Winner of the 1967 Hugo award, this novel marked Heinlein's partial return to his best form. He draws many historical parallels with the War of Independence, and clearly shows his own libertarian political views.
©1965 Robert A. Heinlein; (P)1999 Blackstone Audio Inc.
"Adrenalizing, mind-stretching, conviction-testing...unmatched by any contemporary!" (Theodore Sturgeon)
enjoyed every monent. performance captured varied cultures of mixed luna society. enhanced enjoyability emmencely. dated only due to lack of enhanced technology from mondern perspective
Heinlein is a timeless master. I read this the first time in high school and just finished the audio version. Honestly I loved the audio version better than the book.
I'm amazed at the reviews that call the book dated or boring. Yes, there are few explosions and lots of dialogue but dialogue creates characters and worlds rich enough to be worth caring about. Heinlein succeeds beautifully at this while serving up his rich political ideals.
It is a big story with lots of ideas about politics military the state that all tie-in very nicely together. I love the artificial intelligence
I was first introduced to this book in an anthropology class named Science Fiction and Social value. The instructor pointed out numerous aspects of the book, from it being written literally with a Russian accent, often dropping articles, to the range of emotions. Lloyd James does an outstanding job of providing the proper emotion and inflection to make this audiobook a truly compelling experience. I have to admit, it was among my first purchases when I joined Audible years ago and I listen to it at least once a year.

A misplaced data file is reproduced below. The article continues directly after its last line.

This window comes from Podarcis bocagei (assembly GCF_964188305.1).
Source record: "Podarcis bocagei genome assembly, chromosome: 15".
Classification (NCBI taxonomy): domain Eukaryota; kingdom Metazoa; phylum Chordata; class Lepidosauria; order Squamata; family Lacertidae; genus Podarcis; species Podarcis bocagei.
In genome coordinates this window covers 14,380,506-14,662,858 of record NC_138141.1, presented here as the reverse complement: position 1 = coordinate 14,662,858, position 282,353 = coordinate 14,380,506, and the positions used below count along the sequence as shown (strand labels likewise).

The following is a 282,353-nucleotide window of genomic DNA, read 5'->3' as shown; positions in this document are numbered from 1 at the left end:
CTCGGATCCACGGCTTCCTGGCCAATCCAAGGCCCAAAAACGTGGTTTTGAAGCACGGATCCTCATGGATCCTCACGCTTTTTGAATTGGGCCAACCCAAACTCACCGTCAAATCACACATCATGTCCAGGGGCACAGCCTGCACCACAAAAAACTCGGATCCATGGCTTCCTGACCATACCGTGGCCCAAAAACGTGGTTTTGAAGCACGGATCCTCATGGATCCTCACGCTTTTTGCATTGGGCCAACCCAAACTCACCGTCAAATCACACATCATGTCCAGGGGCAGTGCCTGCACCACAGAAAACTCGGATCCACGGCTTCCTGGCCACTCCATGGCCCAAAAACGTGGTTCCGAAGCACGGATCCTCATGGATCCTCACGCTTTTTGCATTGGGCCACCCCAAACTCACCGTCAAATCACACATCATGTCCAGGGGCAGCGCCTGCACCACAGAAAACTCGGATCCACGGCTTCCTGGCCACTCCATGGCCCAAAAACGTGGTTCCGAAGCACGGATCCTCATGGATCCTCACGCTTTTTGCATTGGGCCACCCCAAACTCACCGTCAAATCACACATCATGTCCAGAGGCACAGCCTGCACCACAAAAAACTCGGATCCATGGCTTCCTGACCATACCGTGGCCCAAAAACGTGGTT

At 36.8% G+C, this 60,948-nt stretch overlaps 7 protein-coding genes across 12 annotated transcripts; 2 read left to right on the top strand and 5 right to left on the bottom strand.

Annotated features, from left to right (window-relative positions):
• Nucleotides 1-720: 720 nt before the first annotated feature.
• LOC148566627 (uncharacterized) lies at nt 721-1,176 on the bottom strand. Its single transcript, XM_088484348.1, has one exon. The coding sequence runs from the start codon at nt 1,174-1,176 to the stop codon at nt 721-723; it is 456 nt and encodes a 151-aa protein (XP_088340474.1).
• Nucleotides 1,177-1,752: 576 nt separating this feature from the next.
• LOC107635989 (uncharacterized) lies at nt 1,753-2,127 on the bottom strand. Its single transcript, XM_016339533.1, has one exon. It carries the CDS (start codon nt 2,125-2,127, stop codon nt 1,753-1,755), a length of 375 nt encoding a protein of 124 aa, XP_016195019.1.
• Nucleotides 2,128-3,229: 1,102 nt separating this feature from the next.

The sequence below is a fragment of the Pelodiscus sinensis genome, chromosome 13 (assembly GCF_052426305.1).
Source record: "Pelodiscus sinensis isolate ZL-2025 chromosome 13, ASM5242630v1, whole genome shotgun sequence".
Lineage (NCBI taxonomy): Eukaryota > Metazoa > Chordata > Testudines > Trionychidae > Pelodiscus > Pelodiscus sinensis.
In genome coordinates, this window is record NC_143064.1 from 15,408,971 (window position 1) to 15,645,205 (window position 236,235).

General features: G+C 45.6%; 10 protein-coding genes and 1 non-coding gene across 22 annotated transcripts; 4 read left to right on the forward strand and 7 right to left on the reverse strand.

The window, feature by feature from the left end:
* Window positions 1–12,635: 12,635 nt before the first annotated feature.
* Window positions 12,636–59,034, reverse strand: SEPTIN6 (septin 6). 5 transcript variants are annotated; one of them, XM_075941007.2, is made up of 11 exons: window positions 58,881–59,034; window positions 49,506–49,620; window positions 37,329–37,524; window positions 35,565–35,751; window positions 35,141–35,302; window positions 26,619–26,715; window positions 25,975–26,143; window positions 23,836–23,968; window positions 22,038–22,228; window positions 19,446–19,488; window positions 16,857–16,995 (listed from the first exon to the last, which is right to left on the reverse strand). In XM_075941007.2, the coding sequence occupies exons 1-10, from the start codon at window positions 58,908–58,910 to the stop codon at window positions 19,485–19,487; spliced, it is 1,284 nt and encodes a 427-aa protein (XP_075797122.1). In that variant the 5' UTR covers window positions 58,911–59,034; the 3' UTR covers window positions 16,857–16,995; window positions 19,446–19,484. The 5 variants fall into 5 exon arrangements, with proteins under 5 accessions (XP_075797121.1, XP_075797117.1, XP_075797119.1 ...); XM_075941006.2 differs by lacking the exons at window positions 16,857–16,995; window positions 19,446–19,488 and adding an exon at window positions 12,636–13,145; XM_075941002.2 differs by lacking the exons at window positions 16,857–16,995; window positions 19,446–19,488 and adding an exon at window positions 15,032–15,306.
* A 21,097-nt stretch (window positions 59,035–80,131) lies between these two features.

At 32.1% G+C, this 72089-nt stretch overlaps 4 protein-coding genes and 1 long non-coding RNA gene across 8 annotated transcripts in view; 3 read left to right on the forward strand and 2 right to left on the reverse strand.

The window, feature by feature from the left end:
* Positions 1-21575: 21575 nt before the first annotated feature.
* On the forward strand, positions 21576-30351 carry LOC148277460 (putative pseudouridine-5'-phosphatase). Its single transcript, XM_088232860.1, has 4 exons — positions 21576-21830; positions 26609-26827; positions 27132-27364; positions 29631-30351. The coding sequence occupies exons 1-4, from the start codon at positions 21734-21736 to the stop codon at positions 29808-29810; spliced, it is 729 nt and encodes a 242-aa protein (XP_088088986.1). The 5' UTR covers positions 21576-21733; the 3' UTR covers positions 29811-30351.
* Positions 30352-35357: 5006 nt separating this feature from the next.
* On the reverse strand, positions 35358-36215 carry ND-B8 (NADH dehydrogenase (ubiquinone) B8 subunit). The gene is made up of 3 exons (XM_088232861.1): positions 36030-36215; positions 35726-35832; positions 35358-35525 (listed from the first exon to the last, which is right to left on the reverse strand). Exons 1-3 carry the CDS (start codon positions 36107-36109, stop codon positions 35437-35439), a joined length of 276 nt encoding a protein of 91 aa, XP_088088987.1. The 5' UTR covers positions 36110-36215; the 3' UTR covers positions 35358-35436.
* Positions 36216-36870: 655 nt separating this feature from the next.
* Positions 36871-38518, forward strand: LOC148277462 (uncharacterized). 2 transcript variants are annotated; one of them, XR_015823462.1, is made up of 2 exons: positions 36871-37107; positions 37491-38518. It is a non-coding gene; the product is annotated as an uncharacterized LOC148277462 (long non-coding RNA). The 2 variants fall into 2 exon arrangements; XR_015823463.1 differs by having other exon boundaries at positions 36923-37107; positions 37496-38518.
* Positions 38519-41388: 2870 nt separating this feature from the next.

Currently an Apocalypse listener most of my titles I have read are Apocalypse other than books not on my profile such as the Dresden Files
This is s fantastic work done by a master storyteller. Conveying a blend of philosophy and ethics in a way only Heinlein can while challenging us to think about our actions and our decisions pressuring is to realize perhaps the tried and true isn't always the right
Intelligent in details and the storyline, this sets a high bar for sci-fi. Heinlein manages to comment on human nature, politics, the culture of marriage, an interesting portrayal of AI, lunar colonization, and the future of humanity on earth, all while creating worthwhile characters.
There are books you can listen to, enjoy, and forget. The Moon Is a Harsh Mistress is not one of those books. Visions of the cities on the moon still play in my head. I can hear the voices of the characters. I can see the rocks hurtling toward Earth. I miss Mike.
I don't think I've read another book like it. I just racked my brain in "comparison" mode and nothing came up. It's a unique book. I must say that Mannie in the book as read by Lloyd James reminds me very much of Mannie from the computer game "Grim Fandango." This is a good thing.
I don't believe I've listened to Lloyd James before. He was excellent for this book.When I look at the moon James's is the voice I hear.
There were two: the loss of Mike, and when I realized Luna was victorious.
At times I got a little impatient with the detail in which Heinlein went with the history and philosophy of revolution. I just wanted more story action.This is unlike me and I am a little embarrassed.
The story is told from a first person narrative in a Russian/Latin accent. The accent got really old really fast and didn't get any better. If you can get past it, the story is great.
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